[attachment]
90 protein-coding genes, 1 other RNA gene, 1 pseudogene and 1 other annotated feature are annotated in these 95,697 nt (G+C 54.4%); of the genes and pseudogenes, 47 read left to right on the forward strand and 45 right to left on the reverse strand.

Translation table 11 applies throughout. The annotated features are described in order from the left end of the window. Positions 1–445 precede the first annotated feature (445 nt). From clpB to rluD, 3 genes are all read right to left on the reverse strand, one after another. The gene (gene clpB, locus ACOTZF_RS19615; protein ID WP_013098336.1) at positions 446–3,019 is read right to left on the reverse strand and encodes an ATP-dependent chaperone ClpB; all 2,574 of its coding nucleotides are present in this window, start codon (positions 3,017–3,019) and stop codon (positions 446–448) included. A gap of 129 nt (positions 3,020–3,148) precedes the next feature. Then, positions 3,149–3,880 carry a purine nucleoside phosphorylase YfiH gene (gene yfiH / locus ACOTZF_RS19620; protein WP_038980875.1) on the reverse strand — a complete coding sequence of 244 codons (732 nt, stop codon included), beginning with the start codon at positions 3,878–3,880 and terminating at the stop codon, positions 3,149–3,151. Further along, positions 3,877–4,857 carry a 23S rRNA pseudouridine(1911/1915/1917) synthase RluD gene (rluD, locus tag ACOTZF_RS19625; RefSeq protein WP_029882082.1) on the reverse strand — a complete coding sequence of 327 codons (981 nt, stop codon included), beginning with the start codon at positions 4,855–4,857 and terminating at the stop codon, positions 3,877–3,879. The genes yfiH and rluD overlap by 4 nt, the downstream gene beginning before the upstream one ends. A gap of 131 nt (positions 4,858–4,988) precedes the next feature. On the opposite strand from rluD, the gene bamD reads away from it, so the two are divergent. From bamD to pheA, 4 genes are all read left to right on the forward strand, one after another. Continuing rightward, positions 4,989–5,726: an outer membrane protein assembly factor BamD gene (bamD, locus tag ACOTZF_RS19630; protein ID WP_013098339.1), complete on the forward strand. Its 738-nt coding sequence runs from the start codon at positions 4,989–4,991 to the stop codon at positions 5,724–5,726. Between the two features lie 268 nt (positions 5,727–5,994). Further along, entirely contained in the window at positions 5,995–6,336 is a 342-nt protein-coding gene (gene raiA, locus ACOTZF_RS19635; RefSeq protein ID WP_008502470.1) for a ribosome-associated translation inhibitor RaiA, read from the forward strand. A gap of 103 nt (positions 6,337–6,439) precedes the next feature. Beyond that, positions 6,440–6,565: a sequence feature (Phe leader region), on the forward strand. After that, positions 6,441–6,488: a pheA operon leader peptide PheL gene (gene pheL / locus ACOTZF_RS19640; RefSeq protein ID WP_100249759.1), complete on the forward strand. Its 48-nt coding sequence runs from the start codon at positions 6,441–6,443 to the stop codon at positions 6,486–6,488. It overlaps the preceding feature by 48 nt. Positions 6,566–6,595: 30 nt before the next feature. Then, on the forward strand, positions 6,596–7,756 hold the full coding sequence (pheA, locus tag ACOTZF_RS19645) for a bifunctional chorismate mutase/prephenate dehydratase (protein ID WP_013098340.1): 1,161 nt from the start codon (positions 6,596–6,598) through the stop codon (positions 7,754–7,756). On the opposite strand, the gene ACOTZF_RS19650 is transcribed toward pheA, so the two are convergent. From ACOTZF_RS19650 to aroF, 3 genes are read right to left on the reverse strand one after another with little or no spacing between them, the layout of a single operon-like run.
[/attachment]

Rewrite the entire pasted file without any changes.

90 protein-coding genes, 1 other RNA gene, 1 pseudogene and 1 other annotated feature are annotated in these 95,697 nt (G+C 54.4%); of the genes and pseudogenes, 47 read left to right on the forward strand and 45 right to left on the reverse strand.

Translation table 11 applies throughout. The annotated features are described in order from the left end of the window. Positions 1–445 precede the first annotated feature (445 nt). From clpB to rluD, 3 genes are all read right to left on the reverse strand, one after another. The gene (gene clpB, locus ACOTZF_RS19615; protein ID WP_013098336.1) at positions 446–3,019 is read right to left on the reverse strand and encodes an ATP-dependent chaperone ClpB; all 2,574 of its coding nucleotides are present in this window, start codon (positions 3,017–3,019) and stop codon (positions 446–448) included. A gap of 129 nt (positions 3,020–3,148) precedes the next feature. Then, positions 3,149–3,880 carry a purine nucleoside phosphorylase YfiH gene (gene yfiH / locus ACOTZF_RS19620; protein WP_038980875.1) on the reverse strand — a complete coding sequence of 244 codons (732 nt, stop codon included), beginning with the start codon at positions 3,878–3,880 and terminating at the stop codon, positions 3,149–3,151. Further along, positions 3,877–4,857 carry a 23S rRNA pseudouridine(1911/1915/1917) synthase RluD gene (rluD, locus tag ACOTZF_RS19625; RefSeq protein WP_029882082.1) on the reverse strand — a complete coding sequence of 327 codons (981 nt, stop codon included), beginning with the start codon at positions 4,855–4,857 and terminating at the stop codon, positions 3,877–3,879. The genes yfiH and rluD overlap by 4 nt, the downstream gene beginning before the upstream one ends. A gap of 131 nt (positions 4,858–4,988) precedes the next feature. On the opposite strand from rluD, the gene bamD reads away from it, so the two are divergent. From bamD to pheA, 4 genes are all read left to right on the forward strand, one after another. Continuing rightward, positions 4,989–5,726: an outer membrane protein assembly factor BamD gene (bamD, locus tag ACOTZF_RS19630; protein ID WP_013098339.1), complete on the forward strand. Its 738-nt coding sequence runs from the start codon at positions 4,989–4,991 to the stop codon at positions 5,724–5,726. Between the two features lie 268 nt (positions 5,727–5,994). Further along, entirely contained in the window at positions 5,995–6,336 is a 342-nt protein-coding gene (gene raiA, locus ACOTZF_RS19635; RefSeq protein ID WP_008502470.1) for a ribosome-associated translation inhibitor RaiA, read from the forward strand. A gap of 103 nt (positions 6,337–6,439) precedes the next feature. Beyond that, positions 6,440–6,565: a sequence feature (Phe leader region), on the forward strand. After that, positions 6,441–6,488: a pheA operon leader peptide PheL gene (gene pheL / locus ACOTZF_RS19640; RefSeq protein ID WP_100249759.1), complete on the forward strand. Its 48-nt coding sequence runs from the start codon at positions 6,441–6,443 to the stop codon at positions 6,486–6,488. It overlaps the preceding feature by 48 nt. Positions 6,566–6,595: 30 nt before the next feature. Then, on the forward strand, positions 6,596–7,756 hold the full coding sequence (pheA, locus tag ACOTZF_RS19645) for a bifunctional chorismate mutase/prephenate dehydratase (protein ID WP_013098340.1): 1,161 nt from the start codon (positions 6,596–6,598) through the stop codon (positions 7,754–7,756). On the opposite strand, the gene ACOTZF_RS19650 is transcribed toward pheA, so the two are convergent. From ACOTZF_RS19650 to aroF, 3 genes are read right to left on the reverse strand one after another with little or no spacing between them, the layout of a single operon-like run.